Estimation

Assets and liabilities, by detailed categories, are compiled for the major sectors of the economy. Data are received from survey divisions in aggregate forms and, in some instances, on a company or enterprise basis. Such data come either in the form of balance sheet levels or as estimates of capital stocks of non-financial assets. Data are categorized, checked, compiled, analyzed and compared with other sources of economic information. Estimates are reconciled with data in the Current and Capital Accounts, and Financial Flow Accounts.

Quality evaluation

Data are analysed for time series consistency, links to current economic events, issues arising from the source data, and finally with respect to coherence.

It is not possible to produce an equivalent to National Wealth or National Net worth; nor is it possible to construct a balance sheet for the household sector, except periodically from household surveys. However, certain sub-sectors of the NBSA are largely comparable to estimates produced by source data divisions (e.g., pension funds, levels of government).

Disclosure control

Statistics Canada is prohibited by law from releasing any information it collects which could identify any person, business, or organization, unless consent has been given by the respondent or as permitted by the Statistics Act. Various confidentiality rules are applied to all data that are released or published to prevent the publication or disclosure of any information deemed confidential. If necessary, data are suppressed to prevent direct or residual disclosure of identifiable data.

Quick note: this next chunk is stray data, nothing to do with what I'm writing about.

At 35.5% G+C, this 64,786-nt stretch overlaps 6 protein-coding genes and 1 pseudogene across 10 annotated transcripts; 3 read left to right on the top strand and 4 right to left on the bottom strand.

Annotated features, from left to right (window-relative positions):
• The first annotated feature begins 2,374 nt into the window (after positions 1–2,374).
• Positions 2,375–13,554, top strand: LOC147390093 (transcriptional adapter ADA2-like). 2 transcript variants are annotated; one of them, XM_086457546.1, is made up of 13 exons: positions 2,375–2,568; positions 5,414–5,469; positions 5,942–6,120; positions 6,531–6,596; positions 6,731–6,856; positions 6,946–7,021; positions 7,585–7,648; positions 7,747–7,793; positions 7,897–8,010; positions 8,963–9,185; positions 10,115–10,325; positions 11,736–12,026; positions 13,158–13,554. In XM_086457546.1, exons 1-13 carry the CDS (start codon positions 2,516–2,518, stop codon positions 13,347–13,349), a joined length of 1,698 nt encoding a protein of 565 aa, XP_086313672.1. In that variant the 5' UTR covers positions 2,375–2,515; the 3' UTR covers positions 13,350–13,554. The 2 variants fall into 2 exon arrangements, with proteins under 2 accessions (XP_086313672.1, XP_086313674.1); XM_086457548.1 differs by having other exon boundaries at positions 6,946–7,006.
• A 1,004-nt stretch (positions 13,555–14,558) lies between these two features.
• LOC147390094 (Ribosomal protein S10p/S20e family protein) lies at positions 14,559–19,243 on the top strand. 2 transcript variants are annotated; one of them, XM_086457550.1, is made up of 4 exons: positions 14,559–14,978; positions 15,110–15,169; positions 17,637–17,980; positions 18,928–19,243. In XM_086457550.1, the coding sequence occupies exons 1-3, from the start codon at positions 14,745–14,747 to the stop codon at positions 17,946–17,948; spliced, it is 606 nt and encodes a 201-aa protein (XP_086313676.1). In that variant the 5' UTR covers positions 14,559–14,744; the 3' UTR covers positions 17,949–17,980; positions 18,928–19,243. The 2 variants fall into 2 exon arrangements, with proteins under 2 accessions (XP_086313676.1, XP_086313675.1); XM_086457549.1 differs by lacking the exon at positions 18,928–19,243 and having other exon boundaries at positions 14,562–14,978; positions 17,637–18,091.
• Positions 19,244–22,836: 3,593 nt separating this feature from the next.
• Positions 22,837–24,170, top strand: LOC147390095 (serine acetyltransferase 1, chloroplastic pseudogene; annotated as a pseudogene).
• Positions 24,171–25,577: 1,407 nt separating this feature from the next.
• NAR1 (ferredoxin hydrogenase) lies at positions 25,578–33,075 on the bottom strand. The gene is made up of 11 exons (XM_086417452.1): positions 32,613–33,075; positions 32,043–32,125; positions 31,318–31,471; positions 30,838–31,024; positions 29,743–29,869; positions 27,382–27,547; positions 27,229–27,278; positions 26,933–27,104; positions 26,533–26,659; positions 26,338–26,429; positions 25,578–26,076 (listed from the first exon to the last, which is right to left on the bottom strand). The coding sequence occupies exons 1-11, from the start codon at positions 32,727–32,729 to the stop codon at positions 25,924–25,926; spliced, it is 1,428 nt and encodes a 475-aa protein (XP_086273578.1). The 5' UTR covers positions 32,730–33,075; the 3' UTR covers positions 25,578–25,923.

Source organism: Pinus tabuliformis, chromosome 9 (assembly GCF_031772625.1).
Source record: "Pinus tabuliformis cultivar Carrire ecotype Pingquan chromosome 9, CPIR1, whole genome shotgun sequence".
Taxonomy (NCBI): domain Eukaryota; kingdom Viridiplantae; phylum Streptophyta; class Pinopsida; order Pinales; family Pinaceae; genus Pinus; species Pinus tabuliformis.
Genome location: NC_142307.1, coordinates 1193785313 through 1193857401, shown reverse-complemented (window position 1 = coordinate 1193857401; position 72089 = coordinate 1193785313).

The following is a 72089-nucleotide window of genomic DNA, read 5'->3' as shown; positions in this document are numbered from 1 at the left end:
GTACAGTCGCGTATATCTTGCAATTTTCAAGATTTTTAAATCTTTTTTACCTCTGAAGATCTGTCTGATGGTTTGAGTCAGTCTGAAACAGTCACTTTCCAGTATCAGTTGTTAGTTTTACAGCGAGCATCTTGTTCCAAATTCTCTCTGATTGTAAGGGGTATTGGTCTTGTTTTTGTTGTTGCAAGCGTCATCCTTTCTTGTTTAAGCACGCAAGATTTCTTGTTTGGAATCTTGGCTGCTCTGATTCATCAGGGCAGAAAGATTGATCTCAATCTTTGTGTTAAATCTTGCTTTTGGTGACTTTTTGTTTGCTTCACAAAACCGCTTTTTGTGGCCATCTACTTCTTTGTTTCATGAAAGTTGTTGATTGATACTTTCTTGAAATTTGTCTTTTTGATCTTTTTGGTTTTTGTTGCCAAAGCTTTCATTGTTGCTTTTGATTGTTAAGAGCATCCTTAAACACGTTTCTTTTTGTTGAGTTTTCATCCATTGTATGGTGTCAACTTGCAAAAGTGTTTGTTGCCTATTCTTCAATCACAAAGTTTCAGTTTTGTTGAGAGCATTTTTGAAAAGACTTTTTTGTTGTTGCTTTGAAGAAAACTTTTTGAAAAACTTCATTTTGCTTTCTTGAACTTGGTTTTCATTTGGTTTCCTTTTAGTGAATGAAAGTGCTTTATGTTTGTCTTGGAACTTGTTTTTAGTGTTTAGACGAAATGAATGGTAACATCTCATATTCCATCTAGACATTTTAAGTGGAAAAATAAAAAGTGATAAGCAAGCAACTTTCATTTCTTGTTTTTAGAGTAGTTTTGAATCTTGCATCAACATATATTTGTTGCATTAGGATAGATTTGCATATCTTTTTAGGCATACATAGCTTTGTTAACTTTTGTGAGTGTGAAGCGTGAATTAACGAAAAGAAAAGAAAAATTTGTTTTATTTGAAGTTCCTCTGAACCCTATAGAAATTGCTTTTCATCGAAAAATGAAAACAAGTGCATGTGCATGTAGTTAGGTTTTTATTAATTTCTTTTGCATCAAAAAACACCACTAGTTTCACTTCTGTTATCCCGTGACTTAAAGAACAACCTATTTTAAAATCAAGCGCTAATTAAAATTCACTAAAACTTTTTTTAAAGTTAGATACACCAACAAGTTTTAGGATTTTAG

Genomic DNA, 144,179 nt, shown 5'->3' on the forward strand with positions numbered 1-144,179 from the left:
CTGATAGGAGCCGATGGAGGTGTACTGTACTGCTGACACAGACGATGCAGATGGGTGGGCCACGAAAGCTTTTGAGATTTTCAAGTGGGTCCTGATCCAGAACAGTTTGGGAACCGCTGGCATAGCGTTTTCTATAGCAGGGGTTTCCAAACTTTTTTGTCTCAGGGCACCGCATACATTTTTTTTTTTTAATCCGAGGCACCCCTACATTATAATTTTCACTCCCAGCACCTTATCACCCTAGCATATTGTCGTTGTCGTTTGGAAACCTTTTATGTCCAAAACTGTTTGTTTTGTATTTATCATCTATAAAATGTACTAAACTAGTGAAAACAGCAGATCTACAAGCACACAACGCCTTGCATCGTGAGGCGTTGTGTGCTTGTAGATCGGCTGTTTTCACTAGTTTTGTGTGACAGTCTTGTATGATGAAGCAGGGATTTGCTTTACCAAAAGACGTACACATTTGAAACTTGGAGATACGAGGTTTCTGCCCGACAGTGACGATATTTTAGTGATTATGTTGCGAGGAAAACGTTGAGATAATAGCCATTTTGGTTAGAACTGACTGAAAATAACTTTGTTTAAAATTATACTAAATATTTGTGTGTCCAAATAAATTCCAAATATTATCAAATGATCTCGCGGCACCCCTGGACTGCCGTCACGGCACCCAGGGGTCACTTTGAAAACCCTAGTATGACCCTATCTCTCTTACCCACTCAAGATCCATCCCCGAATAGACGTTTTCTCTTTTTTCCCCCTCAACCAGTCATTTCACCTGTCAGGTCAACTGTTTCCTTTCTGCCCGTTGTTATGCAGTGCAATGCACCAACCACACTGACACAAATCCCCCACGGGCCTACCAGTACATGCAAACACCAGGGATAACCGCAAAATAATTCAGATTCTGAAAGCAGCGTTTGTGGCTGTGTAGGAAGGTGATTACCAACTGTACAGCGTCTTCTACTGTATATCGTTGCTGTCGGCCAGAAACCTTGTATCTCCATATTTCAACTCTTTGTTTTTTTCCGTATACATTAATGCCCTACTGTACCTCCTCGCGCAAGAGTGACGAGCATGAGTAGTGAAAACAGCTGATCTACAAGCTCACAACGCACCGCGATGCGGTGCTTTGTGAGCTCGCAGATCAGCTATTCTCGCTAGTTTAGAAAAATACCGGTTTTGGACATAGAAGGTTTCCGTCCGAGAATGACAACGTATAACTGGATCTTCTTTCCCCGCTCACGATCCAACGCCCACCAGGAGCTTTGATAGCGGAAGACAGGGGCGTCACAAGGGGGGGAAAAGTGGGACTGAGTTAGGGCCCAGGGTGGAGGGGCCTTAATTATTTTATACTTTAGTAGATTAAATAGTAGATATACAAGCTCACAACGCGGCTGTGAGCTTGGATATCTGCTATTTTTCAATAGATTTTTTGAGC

Revisions and seasonal adjustment

Revisions - Statistical revisions are carried out in order to incorporate the most recent information from quarterly and annual surveys, taxation statistics, public accounts, censuses, etc.

Estimates for each quarter are revised when those for subsequent quarters of the same year are published and when those for the first quarter of each of the next three years are published. They are not normally revised again except when historical revisions are carried out.

Seasonal adjustment - Quarterly NBSA data series are largely unadjusted for seasonal variation. However, selected quarterly aggregate data series are available on a seasonally-adjusted basis.

Data accuracy

The accounts are designed in a matrix format, using two constraints: Assets less liabilities equal net worth; and, financial assets (by type) equal liabilities (by type). There are no explicit discrepancies, however analysis of the discrepancies in the Financial Flow Accounts provides one gauge of reliability; and, a stock-flow reconciliation provides another. However, these are partial and insufficient measures.

No direct measures of the margin of error in the estimates can be calculated. The quality of the estimates can be inferred from analysis of revisions and from a subjective assessment of the data sources and methodology used in the preparation of the estimates.

Documentation